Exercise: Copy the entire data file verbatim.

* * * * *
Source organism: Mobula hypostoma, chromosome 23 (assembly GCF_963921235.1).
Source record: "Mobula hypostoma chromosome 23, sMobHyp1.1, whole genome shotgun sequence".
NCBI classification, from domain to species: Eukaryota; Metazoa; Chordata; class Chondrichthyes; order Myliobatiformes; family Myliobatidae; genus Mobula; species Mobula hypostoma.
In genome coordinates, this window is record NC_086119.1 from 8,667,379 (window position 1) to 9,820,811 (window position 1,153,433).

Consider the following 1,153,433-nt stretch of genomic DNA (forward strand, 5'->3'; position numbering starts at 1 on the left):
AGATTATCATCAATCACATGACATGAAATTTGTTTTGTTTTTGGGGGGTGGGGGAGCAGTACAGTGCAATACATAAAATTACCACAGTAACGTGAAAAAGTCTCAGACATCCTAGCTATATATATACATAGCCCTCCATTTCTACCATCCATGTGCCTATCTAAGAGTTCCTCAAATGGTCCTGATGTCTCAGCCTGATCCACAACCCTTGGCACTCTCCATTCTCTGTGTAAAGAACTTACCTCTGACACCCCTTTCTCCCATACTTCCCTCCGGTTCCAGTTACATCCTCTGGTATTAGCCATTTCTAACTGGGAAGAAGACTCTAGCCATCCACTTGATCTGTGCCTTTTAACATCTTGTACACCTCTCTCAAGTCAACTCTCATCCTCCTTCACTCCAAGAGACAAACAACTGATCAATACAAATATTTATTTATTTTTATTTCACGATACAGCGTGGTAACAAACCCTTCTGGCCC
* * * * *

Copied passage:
Source organism: Mobula hypostoma, chromosome 23 (assembly GCF_963921235.1).
Source record: "Mobula hypostoma chromosome 23, sMobHyp1.1, whole genome shotgun sequence".
NCBI classification, from domain to species: Eukaryota; Metazoa; Chordata; class Chondrichthyes; order Myliobatiformes; family Myliobatidae; genus Mobula; species Mobula hypostoma.
In genome coordinates, this window is record NC_086119.1 from 8,667,379 (window position 1) to 9,820,811 (window position 1,153,433).

Consider the following 1,153,433-nt stretch of genomic DNA (forward strand, 5'->3'; position numbering starts at 1 on the left):
AGATTATCATCAATCACATGACATGAAATTTGTTTTGTTTTTGGGGGGTGGGGGAGCAGTACAGTGCAATACATAAAATTACCACAGTAACGTGAAAAAGTCTCAGACATCCTAGCTATATATATACATAGCCCTCCATTTCTACCATCCATGTGCCTATCTAAGAGTTCCTCAAATGGTCCTGATGTCTCAGCCTGATCCACAACCCTTGGCACTCTCCATTCTCTGTGTAAAGAACTTACCTCTGACACCCCTTTCTCCCATACTTCCCTCCGGTTCCAGTTACATCCTCTGGTATTAGCCATTTCTAACTGGGAAGAAGACTCTAGCCATCCACTTGATCTGTGCCTTTTAACATCTTGTACACCTCTCTCAAGTCAACTCTCATCCTCCTTCACTCCAAGAGACAAACAACTGATCAATACAAATATTTATTTATTTTTATTTCACGATACAGCGTGGTAACAAACCCTTCTGGCCC